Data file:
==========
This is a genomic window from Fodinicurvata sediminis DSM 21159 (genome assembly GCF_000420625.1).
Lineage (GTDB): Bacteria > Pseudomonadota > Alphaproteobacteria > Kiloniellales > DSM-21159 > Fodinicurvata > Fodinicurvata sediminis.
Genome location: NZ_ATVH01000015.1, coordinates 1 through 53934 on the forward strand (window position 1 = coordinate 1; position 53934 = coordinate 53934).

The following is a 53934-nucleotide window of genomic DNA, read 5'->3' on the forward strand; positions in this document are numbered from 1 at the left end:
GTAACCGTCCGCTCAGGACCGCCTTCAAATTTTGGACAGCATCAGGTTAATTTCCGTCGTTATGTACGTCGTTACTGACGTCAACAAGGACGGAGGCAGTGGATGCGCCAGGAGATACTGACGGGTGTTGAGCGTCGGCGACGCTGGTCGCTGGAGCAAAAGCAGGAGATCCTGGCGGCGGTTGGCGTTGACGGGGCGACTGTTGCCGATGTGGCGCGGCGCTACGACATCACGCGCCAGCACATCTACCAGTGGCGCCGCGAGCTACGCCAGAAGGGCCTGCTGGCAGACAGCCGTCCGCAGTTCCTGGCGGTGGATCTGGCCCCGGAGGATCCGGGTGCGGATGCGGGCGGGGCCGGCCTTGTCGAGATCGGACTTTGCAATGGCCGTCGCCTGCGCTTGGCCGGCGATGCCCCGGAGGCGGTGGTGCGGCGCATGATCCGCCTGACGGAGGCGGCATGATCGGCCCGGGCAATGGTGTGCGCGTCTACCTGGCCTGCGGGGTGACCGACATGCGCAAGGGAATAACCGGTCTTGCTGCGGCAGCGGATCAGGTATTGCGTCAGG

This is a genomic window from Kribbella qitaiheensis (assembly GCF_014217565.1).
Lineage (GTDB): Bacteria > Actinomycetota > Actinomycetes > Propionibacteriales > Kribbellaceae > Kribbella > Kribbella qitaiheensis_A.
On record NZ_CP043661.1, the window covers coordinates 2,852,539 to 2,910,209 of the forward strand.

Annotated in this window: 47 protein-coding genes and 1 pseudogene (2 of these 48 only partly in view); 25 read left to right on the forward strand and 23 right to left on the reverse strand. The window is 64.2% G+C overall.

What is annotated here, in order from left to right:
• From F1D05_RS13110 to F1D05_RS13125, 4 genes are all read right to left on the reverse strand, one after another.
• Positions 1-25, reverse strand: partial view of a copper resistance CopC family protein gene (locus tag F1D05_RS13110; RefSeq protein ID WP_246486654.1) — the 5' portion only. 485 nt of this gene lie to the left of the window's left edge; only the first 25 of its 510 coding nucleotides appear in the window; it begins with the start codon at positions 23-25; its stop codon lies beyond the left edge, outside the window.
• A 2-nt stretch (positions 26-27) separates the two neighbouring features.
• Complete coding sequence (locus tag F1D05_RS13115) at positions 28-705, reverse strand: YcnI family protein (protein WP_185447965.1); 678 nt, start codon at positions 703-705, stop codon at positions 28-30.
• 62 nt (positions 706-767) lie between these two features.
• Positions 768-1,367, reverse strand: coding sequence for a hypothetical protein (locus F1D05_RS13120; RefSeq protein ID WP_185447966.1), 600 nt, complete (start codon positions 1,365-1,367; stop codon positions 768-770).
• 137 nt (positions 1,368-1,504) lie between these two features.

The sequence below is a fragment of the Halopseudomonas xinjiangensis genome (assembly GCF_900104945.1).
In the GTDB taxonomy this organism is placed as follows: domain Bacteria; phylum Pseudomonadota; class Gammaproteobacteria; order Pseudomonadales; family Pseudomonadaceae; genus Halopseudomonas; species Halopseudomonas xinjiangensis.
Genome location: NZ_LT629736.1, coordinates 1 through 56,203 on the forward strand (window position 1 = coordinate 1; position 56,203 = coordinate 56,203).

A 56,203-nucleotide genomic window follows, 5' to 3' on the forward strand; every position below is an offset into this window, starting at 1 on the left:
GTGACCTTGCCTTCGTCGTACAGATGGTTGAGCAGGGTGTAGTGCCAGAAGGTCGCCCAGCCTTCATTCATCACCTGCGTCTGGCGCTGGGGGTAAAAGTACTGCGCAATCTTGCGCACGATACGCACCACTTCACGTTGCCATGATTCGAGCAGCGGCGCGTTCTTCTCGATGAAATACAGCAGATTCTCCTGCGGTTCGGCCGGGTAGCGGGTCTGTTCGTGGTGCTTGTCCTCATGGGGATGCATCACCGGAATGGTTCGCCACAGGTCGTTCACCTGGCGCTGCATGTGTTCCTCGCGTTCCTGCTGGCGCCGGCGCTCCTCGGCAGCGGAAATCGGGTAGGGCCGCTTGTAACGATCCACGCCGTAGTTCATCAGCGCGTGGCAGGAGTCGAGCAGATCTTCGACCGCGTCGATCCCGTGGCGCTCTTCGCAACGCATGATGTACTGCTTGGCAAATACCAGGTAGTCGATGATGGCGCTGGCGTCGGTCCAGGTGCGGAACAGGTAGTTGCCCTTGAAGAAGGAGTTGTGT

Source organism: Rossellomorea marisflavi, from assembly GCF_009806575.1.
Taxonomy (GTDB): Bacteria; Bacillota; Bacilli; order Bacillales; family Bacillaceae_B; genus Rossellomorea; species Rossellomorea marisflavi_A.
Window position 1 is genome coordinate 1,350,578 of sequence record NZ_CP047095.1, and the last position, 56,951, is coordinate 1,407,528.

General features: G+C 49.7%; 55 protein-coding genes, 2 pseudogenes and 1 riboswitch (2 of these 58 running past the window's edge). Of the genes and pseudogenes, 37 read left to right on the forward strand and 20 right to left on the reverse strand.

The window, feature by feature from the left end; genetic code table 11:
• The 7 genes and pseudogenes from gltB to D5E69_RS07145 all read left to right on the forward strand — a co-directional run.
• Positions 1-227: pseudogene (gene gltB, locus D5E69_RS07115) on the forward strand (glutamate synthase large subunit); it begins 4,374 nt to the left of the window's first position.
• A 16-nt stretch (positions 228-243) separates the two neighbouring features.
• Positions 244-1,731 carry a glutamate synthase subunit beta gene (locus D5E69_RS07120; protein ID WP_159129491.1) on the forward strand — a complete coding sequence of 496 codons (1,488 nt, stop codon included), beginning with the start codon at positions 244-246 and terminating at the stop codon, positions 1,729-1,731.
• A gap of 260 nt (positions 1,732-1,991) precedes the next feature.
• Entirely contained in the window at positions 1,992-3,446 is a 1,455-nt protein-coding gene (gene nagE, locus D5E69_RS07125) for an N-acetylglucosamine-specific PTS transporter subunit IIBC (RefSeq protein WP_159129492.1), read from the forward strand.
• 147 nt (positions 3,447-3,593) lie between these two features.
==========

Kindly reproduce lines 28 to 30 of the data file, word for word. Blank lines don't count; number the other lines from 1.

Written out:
• The 7 genes and pseudogenes from gltB to D5E69_RS07145 all read left to right on the forward strand — a co-directional run.
• Positions 1-227: pseudogene (gene gltB, locus D5E69_RS07115) on the forward strand (glutamate synthase large subunit); it begins 4,374 nt to the left of the window's first position.
• A 16-nt stretch (positions 228-243) separates the two neighbouring features.